For example, lead titanate zirconate, which has a general formula as Pb (Ti1-z Zrz)O3, is usually designated as PZT. This is one of the commonly used piezoelectric materials. Among various crystallographic phases of PZT material the tetragonal and the rhombohedral phases are polar-piezoelectric. Most of the useful piezoelectric properties in this material are achieved at composition around z=0.52, where both the tetragonal and the rhombodral crystallographic phases coexist. The piezoelectric properties of PZT can be enhanced in this transition region, for the range of z between about 0.54 and 0.50, where both rhombohedral and tetragonal crystallographic forms coexist. This transition also has similar effect to the Curie transition in enhancing some aspect of piezoelectric behavior. Normally, PZT materials are prepared by mixing and ball milling of lead titanate, PbTiO3 and lead zirconate; PbZrO3 powders and then hot pressing the powder compacts. Functionally gradient PZT material (and also other piezoelectric materials) can be obtained by sequential dip coating and/or sequential slip casting.

Functionally gradient materials can also be made by controlled variation of its microstructures across its length or width. This variation of microstructures can either be due to the variation in its porosity and inclusion content, or due to its grain size variation. Changes in porosity will effect variations in grain size.

In this invention the method of making functionally gradient piezoelectric elements was accomplished by altering the morphological structure of the material in a gradual and controlled fashion and is taught in the following paragraph.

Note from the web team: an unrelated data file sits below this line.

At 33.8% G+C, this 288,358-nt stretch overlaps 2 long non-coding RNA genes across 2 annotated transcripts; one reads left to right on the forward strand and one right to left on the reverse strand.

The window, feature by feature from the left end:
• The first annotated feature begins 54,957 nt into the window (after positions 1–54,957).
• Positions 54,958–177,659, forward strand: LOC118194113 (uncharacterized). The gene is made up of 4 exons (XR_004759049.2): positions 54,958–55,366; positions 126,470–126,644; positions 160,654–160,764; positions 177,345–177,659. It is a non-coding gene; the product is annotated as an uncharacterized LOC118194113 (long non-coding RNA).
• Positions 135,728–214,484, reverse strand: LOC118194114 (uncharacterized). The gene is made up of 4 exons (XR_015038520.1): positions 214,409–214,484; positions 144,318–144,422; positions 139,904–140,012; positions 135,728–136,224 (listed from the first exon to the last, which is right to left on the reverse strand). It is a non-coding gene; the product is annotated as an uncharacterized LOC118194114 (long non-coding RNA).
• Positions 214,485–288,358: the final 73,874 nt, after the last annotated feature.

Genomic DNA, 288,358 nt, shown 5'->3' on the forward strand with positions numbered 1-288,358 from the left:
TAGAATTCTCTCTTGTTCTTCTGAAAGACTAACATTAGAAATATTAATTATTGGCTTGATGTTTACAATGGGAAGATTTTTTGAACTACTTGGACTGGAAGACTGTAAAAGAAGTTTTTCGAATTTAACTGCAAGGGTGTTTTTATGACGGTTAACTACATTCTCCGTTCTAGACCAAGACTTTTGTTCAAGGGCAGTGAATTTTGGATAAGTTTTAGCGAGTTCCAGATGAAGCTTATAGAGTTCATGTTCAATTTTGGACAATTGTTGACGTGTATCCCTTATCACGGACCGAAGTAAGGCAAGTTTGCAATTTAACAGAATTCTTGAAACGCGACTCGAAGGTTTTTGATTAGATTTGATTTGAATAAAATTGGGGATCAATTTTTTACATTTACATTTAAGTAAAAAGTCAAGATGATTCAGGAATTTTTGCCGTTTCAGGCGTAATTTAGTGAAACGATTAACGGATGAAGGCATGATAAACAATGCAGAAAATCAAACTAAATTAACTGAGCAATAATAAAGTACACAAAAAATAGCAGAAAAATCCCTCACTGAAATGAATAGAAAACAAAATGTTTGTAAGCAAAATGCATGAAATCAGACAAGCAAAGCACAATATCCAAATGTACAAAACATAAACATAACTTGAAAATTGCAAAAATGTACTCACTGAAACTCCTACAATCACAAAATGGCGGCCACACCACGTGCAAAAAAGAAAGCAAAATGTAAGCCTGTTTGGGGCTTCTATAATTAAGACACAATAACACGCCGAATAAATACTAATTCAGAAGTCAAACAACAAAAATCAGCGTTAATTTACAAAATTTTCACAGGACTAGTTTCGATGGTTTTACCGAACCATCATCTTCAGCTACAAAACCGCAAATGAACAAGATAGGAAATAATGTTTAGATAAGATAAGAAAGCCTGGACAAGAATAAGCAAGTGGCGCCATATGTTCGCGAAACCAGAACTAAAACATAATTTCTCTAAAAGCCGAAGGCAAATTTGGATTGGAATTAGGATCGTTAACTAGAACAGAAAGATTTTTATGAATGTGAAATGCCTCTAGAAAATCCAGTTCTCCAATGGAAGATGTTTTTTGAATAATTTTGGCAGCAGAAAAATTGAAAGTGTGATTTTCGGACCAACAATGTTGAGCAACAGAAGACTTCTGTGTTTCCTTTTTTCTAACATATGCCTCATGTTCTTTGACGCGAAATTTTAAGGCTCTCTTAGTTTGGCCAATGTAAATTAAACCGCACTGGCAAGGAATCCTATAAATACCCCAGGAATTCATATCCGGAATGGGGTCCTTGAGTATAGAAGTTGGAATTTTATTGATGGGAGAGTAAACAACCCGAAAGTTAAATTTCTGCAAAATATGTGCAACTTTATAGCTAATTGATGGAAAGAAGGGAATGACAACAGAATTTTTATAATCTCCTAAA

The introduction of imperfections, such as structural porosity, in inorganic materials cause morphological changes in the materials. It is also well known that, the piezoelectric coefficients of these materials are strongly dependent on their amount and distribution of structural porosity. The porosity distribution in these materials can be varied essentially by blending with the slurries from which the piezoelectric materials are made with either sacrificial fibers or sacrificial spheres made of polymeric materials such as polyvinyl alcohol, polyethylene glycol or acrylic. These piezoelectric elements are made by dip coating a base material or substrate in those slurries followed by drying and then sintering at a high temperature. During this sintering process the sacrificial materials burn away and leave porosity. The distribution of the sacrificial materials and nature of those sacrificial materials (such as spheres or fibers) determine distribution and the nature of those porosity (non-interconnected or interconnected). The slurries can either have same chemical composition of chemical ingredients with varying amounts of sacrificial materials or have different compositions of chemical ingredients and varying amounts of sacrificial materials. The pore size, which is primarily determined by the diameter of the sacrificial organic fibers and spheres, can vary in a range from 0.1 to 10 μm. Thus, prior to drying, the slurries or blocks will comprise composite layers containing varying degrees of the sacrificial organic fibers and spheres. Therefore, upon drying and subsequent sintering of the block, a functionally gradient piezoelectric element having a variable degree of porosity across its width will result.